Monday, May 7, 2012

The Pitch, Bitch.

I missed the Mad Men train about 4 years ago and have no intention of renting the DVD set to catch up. When my colleagues start their eventual recap of last night's episode, I'll simply grin and nod and turn my inner attention to the next campaign I'm supposed to be writing.

But when AMC introduced us to The Pitch I knew I couldn't make the same mistake twice.

This is train wreck television at its worst. Meaning at its finest.

Contrived scenarios. Sound byte dialogue. And punch-worthy villains, like last week's Ray Johnson, who are literally part of my inner career circle. That's right I named names. I'm living on the edge.

What's most interesting about The Pitch and its semi-documentary portrayal of the advertising new business process is how little it actually resembles reality. Particularly in my case.

You see, I had the unique fortune to spend the majority of my agency life at TBWA Chiat/Day under the leadership of Lee Clow. I had the even greater fortune to work on several "pitches" with him. And in many ways these experiences -- like the show -- also bore very little any resemblance to way things are in advertising.

Lee is that iconic.

He's the industry star who is actually known outside our industry. I remember chatting with him at an airline terminal on our way to do a meet and greet and seeing passengers lugging their suitcases, pointing at Lee and murmuring as if they had seen a celebrity. And in truth, they had. Lee has crossed over into mainstream. He's the Jenna Jamison of advertising.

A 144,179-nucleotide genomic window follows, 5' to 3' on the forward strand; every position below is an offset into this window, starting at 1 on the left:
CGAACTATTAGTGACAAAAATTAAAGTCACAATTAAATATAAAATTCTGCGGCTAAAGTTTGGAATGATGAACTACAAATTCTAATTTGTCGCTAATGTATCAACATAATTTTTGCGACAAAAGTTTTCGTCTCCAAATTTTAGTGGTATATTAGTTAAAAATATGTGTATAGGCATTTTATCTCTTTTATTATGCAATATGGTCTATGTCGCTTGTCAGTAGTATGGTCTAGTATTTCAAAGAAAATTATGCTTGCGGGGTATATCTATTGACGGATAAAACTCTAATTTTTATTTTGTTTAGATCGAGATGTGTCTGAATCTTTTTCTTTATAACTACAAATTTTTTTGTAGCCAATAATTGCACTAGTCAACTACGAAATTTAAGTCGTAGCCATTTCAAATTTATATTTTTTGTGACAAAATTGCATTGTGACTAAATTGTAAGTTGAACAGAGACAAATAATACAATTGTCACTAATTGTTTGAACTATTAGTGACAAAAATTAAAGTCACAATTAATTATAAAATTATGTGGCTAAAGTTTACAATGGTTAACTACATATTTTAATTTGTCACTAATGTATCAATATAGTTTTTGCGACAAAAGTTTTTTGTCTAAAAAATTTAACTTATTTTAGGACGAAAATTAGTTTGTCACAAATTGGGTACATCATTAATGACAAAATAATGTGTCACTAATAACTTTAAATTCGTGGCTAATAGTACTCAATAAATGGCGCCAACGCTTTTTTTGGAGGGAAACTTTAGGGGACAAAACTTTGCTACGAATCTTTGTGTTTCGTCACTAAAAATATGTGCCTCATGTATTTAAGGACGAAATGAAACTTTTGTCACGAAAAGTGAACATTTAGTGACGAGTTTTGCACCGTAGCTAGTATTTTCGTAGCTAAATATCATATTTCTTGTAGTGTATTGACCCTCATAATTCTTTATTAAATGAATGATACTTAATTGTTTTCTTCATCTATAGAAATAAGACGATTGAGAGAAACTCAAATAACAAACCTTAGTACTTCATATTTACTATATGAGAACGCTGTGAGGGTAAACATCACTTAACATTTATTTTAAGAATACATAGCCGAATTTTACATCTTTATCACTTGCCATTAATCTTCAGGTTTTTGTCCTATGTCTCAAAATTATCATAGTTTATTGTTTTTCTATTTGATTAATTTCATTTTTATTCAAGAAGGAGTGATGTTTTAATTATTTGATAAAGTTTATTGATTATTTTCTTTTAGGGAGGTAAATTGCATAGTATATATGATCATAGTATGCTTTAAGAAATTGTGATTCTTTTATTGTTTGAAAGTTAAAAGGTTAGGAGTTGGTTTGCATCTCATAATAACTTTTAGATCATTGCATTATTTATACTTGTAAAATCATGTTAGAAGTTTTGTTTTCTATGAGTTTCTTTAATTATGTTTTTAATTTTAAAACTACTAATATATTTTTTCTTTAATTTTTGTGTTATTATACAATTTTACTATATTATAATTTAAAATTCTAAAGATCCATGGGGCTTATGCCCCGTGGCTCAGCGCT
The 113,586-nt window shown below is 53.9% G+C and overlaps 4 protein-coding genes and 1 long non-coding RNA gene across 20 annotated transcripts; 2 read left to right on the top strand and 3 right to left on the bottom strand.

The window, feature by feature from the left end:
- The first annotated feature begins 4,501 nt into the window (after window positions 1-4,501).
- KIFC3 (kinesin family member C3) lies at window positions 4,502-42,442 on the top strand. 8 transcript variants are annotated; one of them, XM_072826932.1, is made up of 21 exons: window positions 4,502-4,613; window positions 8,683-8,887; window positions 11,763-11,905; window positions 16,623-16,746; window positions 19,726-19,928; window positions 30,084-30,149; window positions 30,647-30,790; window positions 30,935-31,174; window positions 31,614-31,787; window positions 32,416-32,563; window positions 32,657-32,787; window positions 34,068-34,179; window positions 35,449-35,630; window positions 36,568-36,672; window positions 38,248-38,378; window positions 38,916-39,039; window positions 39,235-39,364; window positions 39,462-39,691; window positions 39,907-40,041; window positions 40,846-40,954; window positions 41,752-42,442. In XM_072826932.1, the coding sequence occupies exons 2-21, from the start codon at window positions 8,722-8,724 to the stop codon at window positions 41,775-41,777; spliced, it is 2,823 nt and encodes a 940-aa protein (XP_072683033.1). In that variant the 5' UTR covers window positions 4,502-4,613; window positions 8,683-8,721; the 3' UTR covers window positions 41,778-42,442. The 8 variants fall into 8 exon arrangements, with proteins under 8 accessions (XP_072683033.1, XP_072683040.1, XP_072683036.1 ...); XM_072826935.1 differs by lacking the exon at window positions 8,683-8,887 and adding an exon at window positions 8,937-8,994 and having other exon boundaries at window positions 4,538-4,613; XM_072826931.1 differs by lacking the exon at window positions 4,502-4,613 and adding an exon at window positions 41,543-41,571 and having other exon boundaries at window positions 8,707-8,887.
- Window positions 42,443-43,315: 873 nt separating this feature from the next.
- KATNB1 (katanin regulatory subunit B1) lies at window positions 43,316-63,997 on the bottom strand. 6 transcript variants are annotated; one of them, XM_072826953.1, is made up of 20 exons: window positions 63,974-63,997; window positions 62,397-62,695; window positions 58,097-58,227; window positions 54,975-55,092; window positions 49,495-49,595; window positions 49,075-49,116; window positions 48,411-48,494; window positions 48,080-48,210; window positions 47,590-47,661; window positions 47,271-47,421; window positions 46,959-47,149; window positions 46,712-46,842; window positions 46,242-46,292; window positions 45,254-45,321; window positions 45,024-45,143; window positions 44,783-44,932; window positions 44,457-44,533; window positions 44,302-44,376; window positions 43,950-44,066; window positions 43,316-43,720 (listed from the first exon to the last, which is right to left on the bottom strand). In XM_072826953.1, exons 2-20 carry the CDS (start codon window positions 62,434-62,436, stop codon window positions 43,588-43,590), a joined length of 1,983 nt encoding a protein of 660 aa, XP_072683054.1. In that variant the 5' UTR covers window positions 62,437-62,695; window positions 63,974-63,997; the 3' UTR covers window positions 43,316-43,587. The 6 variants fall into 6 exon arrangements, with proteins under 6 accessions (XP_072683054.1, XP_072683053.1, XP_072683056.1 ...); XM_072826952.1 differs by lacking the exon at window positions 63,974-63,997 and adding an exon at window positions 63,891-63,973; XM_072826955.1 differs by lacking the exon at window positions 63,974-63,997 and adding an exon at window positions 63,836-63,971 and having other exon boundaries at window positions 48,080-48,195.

As you can imagine, that kind of star power can change the dynamics of a new business pitch. Not only does he look like Moses, he brings the same presence and conviction. So persuasive are Lee's powers I suspect that had he visited the Pharaoh and proclaimed "let my people go", the Egyptians would have saved themselves the nuisance of 10 pesky plagues.

I don't know what the rest of The Pitch season has in store for us, but I do know you will not see anyone in Lee's league.

Walking into a Pitch with Lee made all our jobs easier. It was like being Earle Combes, the Yankees center fielder who batted in front of Babe Ruth and came away with a .356 lifetime average.

And it explains why, unlike the uncomfortable participants in the TV show, I never felt nervous during the actual pitch. Ever. There was very little stammering. Or stumbling. Or painful silent pauses when a powerpoint or DVD player wouldn't cooperate. And that's because Chief Marketing Officers and CEO's were always thrilled to have Lee in the room, telling them what they could and should be doing to improve their business.

Did we win everything we pitched? Of course not. And some of those, like the Wall Street Journal and Lowe's, still sting. But to this day I'll never understand why clients weren't lining up outside our door to work with the architect and the ad agency responsible for so many incredible campaigns including the resurgence of Apple Computer, the most successful company on the planet.

So yes, there were times when potential clients didn't pick us.
And we weren't the winner.
But we weren't the loser either.

1 comment:

Jeff said...

How can you say The Pitch is train wreck viewing when they have agencies like Kovel Fuller and...oh, wait a minute...never mind.